This fully bilingual book is a rich collaboration between a large number of scholars, with detailed contextual studies on the history of the manuscript by Ivo Castro and Hugo C. Cardoso; on the ‘Portuguese-lexified Creole’ verses by Alan Baxter and Cardoso; on the Malay poems by Gijs Koster; and on the spelling and language of the Malay used by Alexander Adelaar. As shown below, the manuscript itself is presented generously and impeccably, with a beautifully printed full facsimile accompanied on each page with a diplomatic transcription of the text. This is followed by the edition proper in which the Malay pantuns appear in turn in diplomatic transcription, modernised spelling, modern Malay rendering, Portuguese translation and English translation, with full bilingual annotations at the foot of each page for easy reference.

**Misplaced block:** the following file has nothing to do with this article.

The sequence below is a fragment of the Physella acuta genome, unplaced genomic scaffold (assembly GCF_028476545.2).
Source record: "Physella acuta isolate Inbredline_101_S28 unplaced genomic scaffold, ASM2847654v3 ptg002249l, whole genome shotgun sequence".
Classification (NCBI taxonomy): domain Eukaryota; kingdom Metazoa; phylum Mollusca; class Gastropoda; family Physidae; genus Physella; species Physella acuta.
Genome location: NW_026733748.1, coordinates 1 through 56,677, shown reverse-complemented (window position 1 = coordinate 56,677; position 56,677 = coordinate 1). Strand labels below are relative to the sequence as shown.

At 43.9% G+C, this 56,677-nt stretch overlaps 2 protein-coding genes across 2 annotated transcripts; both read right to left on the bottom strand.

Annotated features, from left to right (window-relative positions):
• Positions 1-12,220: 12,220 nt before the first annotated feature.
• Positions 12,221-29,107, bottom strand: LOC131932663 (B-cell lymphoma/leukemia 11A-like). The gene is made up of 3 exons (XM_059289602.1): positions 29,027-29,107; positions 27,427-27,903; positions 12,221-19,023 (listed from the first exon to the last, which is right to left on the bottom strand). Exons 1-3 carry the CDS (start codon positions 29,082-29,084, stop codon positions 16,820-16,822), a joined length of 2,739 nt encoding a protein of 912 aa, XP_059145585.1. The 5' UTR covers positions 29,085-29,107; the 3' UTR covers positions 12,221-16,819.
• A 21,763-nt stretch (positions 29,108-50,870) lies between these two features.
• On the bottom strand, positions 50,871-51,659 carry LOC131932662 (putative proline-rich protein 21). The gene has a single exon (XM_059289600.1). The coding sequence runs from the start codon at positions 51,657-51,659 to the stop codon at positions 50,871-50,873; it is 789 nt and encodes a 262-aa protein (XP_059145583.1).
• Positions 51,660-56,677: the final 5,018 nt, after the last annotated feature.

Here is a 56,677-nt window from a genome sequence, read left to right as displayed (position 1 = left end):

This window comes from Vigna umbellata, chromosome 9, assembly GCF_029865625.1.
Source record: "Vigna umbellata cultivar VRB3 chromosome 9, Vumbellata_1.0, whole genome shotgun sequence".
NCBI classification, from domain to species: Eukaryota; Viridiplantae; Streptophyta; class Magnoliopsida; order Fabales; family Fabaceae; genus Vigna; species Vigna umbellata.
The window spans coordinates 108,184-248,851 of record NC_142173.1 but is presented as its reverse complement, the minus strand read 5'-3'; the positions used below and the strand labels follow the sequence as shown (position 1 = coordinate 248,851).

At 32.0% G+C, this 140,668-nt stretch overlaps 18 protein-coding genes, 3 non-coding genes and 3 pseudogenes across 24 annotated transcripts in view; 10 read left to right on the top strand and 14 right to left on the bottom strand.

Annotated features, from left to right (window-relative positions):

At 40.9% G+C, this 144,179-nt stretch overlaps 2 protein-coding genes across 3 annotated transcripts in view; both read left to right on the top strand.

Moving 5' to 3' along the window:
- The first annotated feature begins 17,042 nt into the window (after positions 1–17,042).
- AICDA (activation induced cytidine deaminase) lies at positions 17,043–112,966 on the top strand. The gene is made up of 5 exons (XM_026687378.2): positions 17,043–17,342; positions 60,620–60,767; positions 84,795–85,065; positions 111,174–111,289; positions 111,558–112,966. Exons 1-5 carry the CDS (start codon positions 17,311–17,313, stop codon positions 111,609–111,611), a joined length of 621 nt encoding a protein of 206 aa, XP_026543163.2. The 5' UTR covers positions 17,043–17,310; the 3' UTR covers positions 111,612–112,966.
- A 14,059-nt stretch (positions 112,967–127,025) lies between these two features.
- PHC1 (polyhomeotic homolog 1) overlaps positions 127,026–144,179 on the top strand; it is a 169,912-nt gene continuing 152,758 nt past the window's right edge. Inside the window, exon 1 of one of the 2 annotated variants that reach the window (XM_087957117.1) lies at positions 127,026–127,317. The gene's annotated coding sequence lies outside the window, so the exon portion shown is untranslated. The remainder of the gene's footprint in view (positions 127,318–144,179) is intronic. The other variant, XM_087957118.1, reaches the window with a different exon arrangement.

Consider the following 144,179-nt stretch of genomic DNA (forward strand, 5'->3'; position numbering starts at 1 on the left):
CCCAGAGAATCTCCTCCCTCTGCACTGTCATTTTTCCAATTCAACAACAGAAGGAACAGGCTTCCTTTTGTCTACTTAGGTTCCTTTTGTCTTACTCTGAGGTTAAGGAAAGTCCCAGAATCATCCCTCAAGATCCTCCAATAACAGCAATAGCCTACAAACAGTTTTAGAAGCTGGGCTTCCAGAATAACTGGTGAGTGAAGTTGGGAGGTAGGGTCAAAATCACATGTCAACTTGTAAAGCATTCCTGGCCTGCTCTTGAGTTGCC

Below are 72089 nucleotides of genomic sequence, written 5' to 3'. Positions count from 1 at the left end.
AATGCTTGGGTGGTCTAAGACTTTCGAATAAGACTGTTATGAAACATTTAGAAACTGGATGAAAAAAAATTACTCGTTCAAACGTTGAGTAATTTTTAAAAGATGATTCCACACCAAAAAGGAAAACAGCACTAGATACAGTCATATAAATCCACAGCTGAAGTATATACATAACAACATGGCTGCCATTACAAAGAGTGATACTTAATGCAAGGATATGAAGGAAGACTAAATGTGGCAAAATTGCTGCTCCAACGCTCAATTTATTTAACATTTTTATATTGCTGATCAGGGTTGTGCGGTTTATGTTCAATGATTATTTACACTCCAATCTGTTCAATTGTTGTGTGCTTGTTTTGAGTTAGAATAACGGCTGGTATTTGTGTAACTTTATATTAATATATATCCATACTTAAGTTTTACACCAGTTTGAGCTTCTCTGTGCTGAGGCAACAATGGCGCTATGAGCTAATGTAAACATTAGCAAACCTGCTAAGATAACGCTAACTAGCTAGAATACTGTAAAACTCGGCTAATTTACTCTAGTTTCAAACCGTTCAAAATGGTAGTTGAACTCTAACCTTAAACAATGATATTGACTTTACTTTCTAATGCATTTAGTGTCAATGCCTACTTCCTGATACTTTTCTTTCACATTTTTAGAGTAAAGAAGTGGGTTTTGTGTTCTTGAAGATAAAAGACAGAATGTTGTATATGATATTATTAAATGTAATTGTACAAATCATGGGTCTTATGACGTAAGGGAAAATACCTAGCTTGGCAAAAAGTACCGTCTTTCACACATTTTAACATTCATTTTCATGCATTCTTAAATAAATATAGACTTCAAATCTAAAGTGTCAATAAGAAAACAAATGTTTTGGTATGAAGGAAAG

Text edition of the manuscript, presented in five columns, with on the left hand page first the diplomatic transcription of the Malay, followed by the modernised spelling in the centre and then the modern Malay rendering. On the right hand page are the Portuguese and English translations of the Malay. Livro de Pantuns, pp. 332-333.
I chose the pages above because they contain the section entitled Panton Dari Sitie Lela maijan, ‘The poem about Siti Lela Mayang’, which, as Gijs Koster explains (p. 138), bears strong similarities in parts to a well-known narrative poem called Syair Sinyor Kosta, ‘Poem on Sinyor Kosta’. This poem is also known as Syair Silambari, and is found in the Malay manuscript shown below (MSS Malay B 3), from the collection of the India Office Library and now held in the British Library, copied in Penang in 1806 by the scribe Ibrahim. The Penang version begins with this verse:
Ada satu silam bari / bunga kembang dini hari
pari bijak si Peringgi / kita karang satu nyanyi
In a tale from long ago / A flower blossomed in the early morning